Attorneys can Collect Attorneys' Fees in Action for Collection of Attorneys' Fees

David Hall, LLC v. Laroya (ICA September 2, 2010)

Background. The David Hall law firm is a law corporation with a single employee: David Hall. Hall agreed to represent James Laroya in exchange for fees. Laroya made no payments. The Hall firm initiated a complaint in the district court seeking $8,601.92 in fees, costs, and taxes for the services rendered to Laroya. The Hall firm then filed a proposed default judgment requesting a total $14,611.55, which included $2,632.50 for attorneys fees in litigating the instant case. The district court denied the motion and noted that the Hall firm could not collect fees "as you are essentially representing yourself." Eventually, however, default judgment was entered, which awarded $12,438.73 ($8,601.92 in fees, $2,821.84 for interest, $120 for costs, and $894.97 in other costs). It did not include the fees for the collection lawsuit. The Hall firm appealed.

The Assumpsit Statute. "Generally, under the 'American Rule,' each party is responsible for paying for his or her own litigation expenses." TSA Int'l Ltd. v. Shimizu Corp., 92 Hawai'i 243, 263, 990 P.2d 713, 733 (1999). But fees can be awarded "to the prevailing party where such an award is provided for by statute, stipulation, or agreement." Id. HRS § 607-14 is a statutory exception. "In all courts, in all actions in the nature of assumpsit . . . there shall be taxed as attorneys' fees, to be paid by the losing party and to be included in the sum for which execution may issue, a fee that the court determines to be reasonable . . . . The court shall then tax attorneys' fees . . . to be paid by the losing party; provided that this amount shall not exceed twenty-five per cent of the judgment." Id.

"Assumpsit is a common law form of action which allows for the recovery of damages for non-performance of a contract, either express or implied, written or verbal, as well as quasi contractual obligations." Kamaka v. Goodsill Anderson Quinn & Stifel, 117 Hawai'i 92, 121-22, 176 P.3d 91, 120-21 (2008).

This is in the Nature of Assumpsit. According to the ICA, because Laroya promised to pay legal services, the action to collect those fees owed is "in the nature of assumpsit." HRS § 607-14 is quite broad. "In all courts, in all actions in the nature of assumpsit[,]" the court "shall tax attorneys' fees[.]" That, according to the ICA, indicated that attorneys' fees are recoverable in an action for the collection of, well, attorneys' fees. In Middleditch v. Kawanakoa, 16 Haw. 803 (Terr. 1905), the Supreme Court of the Territory of Hawaii held that "[t]he fact that the attorney in this case is the plaintiff does not deprive him of the statutory right to attorneys' fees." The ICA held that there was no meaningful distinction between the individual attorney and his or her law firm. Based on the case law and the language of HRS § 607-14, the ICA held that the attorney's law firm could collect attorneys' fees in litigating an action for unpaid attorneys' fees.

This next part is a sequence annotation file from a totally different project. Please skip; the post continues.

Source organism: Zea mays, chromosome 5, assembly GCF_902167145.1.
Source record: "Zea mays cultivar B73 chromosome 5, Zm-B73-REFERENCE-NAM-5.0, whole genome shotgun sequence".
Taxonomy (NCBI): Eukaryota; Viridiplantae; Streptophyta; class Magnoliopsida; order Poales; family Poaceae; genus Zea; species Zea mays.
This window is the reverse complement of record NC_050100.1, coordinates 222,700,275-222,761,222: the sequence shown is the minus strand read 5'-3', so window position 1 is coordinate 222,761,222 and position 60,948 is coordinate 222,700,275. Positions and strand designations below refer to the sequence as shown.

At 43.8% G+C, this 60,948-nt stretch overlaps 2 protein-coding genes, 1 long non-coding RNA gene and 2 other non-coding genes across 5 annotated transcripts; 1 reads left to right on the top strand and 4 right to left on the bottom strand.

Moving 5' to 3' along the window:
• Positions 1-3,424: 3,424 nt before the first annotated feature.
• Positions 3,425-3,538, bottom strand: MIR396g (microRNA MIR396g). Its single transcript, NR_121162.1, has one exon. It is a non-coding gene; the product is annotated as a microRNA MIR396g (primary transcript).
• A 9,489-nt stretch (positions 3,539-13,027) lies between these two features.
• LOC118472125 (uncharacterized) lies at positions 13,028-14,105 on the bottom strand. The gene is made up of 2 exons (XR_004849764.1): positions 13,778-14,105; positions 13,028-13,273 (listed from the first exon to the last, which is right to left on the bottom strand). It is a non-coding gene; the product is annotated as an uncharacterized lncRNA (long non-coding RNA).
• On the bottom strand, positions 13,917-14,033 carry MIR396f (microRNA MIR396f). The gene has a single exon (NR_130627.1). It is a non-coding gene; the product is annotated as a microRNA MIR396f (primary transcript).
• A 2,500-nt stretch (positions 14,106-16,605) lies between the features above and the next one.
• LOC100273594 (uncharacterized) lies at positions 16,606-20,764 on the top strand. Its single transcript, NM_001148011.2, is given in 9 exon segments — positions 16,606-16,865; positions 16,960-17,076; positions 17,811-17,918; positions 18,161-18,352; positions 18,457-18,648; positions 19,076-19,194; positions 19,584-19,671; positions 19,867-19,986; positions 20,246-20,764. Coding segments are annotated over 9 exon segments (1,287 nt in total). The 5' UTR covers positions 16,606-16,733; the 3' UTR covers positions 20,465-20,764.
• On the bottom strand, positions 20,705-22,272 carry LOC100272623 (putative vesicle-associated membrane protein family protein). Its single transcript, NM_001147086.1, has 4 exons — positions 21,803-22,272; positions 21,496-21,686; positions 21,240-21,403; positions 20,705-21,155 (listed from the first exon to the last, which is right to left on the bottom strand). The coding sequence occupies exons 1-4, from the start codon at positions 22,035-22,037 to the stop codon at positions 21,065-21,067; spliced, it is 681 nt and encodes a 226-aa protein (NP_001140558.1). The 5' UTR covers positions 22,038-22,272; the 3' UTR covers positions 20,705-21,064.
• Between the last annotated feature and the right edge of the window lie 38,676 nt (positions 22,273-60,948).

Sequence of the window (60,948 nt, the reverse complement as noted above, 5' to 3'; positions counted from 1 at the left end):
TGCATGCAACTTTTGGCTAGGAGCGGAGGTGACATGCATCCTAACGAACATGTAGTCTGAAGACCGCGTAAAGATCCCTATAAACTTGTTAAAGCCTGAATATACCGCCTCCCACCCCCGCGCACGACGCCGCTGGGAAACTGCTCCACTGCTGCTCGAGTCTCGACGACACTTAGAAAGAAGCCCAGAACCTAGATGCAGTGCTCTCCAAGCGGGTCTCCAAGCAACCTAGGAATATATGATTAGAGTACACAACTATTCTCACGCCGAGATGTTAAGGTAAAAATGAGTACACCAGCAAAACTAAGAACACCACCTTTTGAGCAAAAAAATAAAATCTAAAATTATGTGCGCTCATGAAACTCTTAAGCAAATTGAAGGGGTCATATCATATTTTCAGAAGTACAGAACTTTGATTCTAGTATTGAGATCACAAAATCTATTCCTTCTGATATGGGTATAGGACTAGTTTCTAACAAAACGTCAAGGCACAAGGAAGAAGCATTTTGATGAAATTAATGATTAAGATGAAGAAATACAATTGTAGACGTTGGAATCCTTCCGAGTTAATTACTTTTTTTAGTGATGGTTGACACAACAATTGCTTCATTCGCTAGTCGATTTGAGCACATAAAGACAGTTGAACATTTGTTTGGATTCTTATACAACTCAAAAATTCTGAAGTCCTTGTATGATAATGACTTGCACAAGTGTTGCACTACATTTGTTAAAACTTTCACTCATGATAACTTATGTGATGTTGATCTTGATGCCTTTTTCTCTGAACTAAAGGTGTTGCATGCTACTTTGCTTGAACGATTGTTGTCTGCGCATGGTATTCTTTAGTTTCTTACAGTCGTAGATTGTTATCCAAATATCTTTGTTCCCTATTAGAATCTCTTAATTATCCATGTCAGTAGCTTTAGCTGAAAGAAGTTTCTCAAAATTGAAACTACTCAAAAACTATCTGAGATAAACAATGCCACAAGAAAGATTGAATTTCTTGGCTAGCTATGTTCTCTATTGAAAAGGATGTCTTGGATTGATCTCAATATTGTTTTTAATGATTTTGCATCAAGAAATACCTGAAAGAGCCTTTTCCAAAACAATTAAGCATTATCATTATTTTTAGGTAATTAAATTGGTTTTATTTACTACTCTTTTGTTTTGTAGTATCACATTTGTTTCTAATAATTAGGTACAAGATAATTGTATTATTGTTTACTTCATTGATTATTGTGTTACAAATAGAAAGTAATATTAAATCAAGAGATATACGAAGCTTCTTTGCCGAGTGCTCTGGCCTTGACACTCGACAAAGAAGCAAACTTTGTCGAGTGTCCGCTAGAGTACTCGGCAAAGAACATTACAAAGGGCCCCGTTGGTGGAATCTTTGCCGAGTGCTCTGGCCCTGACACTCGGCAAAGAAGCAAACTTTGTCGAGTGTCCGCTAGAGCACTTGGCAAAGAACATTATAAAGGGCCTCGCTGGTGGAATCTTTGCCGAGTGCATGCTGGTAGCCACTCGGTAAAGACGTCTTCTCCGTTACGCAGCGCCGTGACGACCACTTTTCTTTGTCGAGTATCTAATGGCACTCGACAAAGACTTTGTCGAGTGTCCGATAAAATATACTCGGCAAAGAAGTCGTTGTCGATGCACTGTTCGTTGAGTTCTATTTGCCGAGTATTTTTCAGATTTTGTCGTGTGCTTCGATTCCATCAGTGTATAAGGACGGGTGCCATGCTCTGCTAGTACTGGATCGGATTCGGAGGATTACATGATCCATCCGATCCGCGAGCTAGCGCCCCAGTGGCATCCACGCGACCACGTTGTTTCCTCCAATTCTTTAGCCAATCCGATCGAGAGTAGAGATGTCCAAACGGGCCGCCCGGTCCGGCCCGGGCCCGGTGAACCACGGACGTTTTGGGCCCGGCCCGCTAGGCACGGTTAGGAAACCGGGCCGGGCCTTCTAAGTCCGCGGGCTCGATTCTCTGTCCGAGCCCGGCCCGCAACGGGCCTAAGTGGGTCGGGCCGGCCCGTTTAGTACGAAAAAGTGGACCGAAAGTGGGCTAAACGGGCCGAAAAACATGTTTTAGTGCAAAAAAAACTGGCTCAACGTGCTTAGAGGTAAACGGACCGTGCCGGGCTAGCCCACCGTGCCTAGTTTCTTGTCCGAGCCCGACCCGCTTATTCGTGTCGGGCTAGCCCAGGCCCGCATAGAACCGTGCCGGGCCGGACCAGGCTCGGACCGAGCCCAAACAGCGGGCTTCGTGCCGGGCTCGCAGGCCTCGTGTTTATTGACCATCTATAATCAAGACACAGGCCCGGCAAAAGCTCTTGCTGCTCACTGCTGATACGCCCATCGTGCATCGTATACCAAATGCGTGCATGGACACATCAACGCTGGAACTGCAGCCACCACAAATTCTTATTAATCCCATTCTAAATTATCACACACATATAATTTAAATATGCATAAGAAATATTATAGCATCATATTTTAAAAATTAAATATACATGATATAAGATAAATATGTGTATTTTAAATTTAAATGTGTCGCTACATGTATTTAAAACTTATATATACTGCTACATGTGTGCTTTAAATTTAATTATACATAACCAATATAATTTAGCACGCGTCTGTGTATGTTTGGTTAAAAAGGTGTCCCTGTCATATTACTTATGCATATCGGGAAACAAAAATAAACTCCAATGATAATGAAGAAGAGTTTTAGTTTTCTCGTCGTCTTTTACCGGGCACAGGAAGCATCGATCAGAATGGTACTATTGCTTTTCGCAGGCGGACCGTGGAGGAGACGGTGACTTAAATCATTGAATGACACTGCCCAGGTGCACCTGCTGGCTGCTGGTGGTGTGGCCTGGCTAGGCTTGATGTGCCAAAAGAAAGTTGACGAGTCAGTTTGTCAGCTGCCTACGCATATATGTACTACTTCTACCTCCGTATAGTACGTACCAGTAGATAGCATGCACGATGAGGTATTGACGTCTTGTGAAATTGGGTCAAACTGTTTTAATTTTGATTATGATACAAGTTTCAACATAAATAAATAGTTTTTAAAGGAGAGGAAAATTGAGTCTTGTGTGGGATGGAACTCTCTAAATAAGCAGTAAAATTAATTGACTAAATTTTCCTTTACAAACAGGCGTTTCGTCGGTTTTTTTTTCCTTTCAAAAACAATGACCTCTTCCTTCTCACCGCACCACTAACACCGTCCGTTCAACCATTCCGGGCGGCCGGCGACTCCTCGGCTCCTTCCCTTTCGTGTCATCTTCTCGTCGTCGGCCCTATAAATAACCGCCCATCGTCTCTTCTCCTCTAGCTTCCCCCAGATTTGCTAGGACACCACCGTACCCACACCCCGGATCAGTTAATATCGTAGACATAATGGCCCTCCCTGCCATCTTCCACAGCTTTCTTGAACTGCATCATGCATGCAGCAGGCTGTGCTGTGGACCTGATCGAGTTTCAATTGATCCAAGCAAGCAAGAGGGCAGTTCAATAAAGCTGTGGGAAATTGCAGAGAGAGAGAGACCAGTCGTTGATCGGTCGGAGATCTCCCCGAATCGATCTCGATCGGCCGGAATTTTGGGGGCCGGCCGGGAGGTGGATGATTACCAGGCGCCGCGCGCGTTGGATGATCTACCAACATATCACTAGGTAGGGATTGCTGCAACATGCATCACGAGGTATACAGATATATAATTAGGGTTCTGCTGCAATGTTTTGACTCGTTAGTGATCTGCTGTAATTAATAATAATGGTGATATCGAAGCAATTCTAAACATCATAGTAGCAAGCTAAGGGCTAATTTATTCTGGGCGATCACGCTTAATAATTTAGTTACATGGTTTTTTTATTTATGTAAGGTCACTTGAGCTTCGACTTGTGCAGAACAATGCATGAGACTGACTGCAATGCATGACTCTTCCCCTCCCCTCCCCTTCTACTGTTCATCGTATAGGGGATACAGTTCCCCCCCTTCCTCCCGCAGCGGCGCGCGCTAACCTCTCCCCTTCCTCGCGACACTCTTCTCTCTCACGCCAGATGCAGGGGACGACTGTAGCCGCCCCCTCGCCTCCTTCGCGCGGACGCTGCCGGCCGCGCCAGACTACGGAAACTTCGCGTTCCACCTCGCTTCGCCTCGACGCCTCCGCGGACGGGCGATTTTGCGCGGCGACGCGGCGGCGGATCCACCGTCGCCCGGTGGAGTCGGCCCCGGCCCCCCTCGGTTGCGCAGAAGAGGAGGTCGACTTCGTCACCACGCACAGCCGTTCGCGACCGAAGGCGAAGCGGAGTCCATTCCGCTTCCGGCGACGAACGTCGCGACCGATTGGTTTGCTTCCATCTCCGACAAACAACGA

An Interesting Footnote . . . The ICA relied on Middleditch, an old case from volume 16 of the Hawai'i Reports. It quoted the case, but had no specific citation. Middleditch comes from a curious part of that volume titled "Decisions Announced without Opinions During the Period Covered by this Volume." In Lau v. Lopez, 112 Hawai'i 231, 145 P.3d 774 (App. 2006), the ICA relied on Middleditch because the Hawai'i Supreme Court relied upon other opinions from this strange section of volume 16. That was apparently good enough for the Lau court. But compounding the problem is Hawai'i Rules of Appellate Procedure (HRAP) Rule 35, which prohibits the use of any and all "unpublished" appellate dispositions prior to July 1, 2008. The ICA again found no problem relying on Middleditch because it "was a published decision in the Hawai'i Reports[.]" Does this mean that anything that is literally printed in the Hawai'i Reports is fair game? In doing so, the ICA seems to read HRAP Rule 35 quite literally--if it's literally printed in the book, it's fair game--even if it is printed under a curious title like "Decisions Announced without Opinions."

Is a not-Quite-Ambiguous Statute an Ambiguity? "It is a well-established rule of statutory construction that this court's foremost obligation is to ascertain and give effect to the intention of the legislature, which is to be obtained primarily from the language contained in the statute itself." Carlisle v. One (1) Boat, 119 Hawai'i 245, 256, 195 P.3d 1177, 1188 (2008). That rule is a tough one. "We cannot change the language of the statute, supply a want, or enlarge upon it in order to make it suit a certain state of facts. We do not make or legislate or make laws." State v. Klie, 116 Hawai'i 519, 525, 174 P.3d 358, 364 (2007).

Here, the ICA never really stated that HRS § 607-14 is ambiguous. It used the phrase "to the extent that the statute is ambiguous." The ICA looked at the language of HRS § 607-14 as well as its long legislative history. On top of that, it turned to decisions by courts of other jurisdictions. But these aids are available in interpreting a statute only when the statute is ambiguous. "When there is doubt, doubleness of meaning, or indistinctiveness or uncertainty of an expression used in a statute, an ambiguity exists." Fought & Co. v. Steel Eng'g and Erection, Inc., 87 Hawai'i 37, 45, 951 P.2d 487, 495 (1998). What is ambiguous about HRS § 607-14? The ICA never tells us. All that can be said is that the statute is broad. Perhaps the statute is so broad that it leads to uncertainty or indistinctiveness. But not here. The language may be broad, but it certainly seems plain: in all actions in the nature of assumpsit, all courts shall tax attorneys' fees. Then again, this is not the first time the plain-language rule has been fudged.


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